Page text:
But for $k$ categories, you'll need $k-1$ binary splits to isolate the the omitted level (the $k$th level). So if you have 3 levels, e.g. "red", "green", "blue", but you only include 1-hot features for "red" and "green", it will take 2 successive splits to isolate the "blue" samples. This is because if you split on "red", the children are nodes for red and NOT red = green OR blue. To isolate "blue" when the category "blue" is omitted from the coding scheme, you'll have to split again on "green" because then the children nodes of green OR blue will be blue and green.

As $k$ increases, this problem becomes more pronounced, as you'll require more splits. This may interact with your other hyperparameters in strange ways, because specifying a maximum tree depth is a common strategy to avoid overfitting with boosted trees/xgboost.

If isolating category $k$ isn't important, then this effect may not matter at all for your problem. But if category $k$ is important, you'll tend to grow very deep trees to try and isolate it, either via the categorical variables or else by identifying latent interactions of other variables.

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Go with your Option I - there is no need to do one-hot encoding when there are only two categories.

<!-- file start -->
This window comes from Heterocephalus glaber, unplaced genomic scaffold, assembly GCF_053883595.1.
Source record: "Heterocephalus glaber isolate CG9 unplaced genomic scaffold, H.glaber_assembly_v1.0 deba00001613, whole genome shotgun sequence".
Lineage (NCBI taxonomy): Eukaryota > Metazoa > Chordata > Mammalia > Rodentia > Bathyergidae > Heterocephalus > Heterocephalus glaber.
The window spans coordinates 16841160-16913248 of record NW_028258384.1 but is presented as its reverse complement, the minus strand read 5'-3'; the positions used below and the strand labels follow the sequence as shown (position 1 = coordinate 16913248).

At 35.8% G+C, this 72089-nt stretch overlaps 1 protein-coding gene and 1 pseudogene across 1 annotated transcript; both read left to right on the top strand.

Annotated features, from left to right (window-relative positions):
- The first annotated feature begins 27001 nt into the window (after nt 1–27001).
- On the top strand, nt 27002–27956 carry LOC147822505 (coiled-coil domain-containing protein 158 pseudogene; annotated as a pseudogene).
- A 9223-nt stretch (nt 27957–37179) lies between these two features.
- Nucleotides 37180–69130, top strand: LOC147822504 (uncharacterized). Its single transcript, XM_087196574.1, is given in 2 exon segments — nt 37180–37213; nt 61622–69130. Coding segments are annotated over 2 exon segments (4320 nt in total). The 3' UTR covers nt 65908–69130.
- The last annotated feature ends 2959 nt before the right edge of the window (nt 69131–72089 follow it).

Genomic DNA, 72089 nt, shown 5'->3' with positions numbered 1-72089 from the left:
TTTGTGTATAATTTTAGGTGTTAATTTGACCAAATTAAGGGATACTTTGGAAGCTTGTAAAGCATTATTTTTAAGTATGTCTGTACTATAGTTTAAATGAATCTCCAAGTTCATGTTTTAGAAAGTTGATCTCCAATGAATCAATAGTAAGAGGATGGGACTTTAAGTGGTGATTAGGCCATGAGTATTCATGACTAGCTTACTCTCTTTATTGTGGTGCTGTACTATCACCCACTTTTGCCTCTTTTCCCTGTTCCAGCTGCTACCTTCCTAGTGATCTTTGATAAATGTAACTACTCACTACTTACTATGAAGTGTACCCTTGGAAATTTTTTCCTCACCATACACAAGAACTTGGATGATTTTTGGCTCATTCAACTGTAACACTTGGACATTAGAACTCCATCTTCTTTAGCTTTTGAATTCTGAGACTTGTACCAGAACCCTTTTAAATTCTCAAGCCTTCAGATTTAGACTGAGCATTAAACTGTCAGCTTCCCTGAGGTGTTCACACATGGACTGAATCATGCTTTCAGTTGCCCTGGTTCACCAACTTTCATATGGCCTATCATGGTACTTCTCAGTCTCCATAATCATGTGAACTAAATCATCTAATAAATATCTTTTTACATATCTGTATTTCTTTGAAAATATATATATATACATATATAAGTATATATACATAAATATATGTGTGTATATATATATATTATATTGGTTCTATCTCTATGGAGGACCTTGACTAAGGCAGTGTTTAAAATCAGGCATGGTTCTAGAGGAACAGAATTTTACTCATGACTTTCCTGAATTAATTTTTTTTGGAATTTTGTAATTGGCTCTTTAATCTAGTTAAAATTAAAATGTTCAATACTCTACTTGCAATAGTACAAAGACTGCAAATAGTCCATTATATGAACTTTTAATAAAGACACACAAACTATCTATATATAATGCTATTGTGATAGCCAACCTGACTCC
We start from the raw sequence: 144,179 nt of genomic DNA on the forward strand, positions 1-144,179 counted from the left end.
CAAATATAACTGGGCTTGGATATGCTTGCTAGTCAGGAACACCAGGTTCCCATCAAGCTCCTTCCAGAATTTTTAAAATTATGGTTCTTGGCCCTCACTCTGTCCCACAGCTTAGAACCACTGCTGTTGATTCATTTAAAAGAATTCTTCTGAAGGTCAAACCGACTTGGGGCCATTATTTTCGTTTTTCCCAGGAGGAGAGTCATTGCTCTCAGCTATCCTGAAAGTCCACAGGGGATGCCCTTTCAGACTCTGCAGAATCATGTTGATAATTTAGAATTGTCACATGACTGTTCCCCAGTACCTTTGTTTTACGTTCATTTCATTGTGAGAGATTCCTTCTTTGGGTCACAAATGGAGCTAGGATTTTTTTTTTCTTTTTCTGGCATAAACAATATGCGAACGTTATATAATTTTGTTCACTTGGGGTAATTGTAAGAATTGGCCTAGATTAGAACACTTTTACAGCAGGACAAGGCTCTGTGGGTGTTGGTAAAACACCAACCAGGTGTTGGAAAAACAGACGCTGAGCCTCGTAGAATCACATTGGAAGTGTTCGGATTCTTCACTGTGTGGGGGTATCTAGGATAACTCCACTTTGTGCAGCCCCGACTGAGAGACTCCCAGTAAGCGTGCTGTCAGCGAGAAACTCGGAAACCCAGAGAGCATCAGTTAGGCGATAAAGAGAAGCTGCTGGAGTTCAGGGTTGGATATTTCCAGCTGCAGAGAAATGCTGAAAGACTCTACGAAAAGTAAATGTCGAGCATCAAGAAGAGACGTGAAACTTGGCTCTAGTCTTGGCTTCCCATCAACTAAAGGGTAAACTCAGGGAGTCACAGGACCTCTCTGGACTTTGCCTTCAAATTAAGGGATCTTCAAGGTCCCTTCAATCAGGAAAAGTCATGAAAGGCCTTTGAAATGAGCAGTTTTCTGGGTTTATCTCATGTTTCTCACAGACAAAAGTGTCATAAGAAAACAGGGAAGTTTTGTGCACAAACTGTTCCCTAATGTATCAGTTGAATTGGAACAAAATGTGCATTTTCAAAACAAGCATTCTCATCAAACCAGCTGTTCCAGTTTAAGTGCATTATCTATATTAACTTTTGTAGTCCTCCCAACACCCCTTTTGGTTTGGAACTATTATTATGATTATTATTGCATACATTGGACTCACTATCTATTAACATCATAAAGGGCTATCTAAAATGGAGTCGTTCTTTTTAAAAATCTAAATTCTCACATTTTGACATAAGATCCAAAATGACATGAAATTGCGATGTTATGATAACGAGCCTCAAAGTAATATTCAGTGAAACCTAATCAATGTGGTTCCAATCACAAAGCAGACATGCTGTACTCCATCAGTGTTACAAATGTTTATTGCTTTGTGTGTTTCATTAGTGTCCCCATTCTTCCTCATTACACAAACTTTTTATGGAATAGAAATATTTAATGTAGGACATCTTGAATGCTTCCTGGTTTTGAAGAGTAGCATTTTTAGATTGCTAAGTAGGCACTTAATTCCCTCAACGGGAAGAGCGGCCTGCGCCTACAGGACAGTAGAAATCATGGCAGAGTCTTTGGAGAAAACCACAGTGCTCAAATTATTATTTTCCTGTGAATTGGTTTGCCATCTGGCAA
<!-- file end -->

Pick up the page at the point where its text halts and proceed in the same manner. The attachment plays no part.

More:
These two columns Gender_M and Gender_F carry the exact same information (since it's binary, at least in your example).
I think some frameworks need binary classes to be one-hot encoded, but not features.

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  • $\begingroup$ Itamar, Thank you for taking the time to answer my question. Just to be clear, what you are suggestion for non-linear models (e.g., DT) is that for categorical feature with k levels where k>2 ( e.g., the color feature where k=3) then create k features. But when k=2 (e.g., Gender feature, k=2) then use k-1 levels. Correct? But what will happen if the binary feature is missing? In this case a value of 0 doesn't indicate missing value the same as if a values of [0,0,0] would have indicated a missing value for the color feature. $\endgroup$ – thereandhere1 Dec 2 at 14:45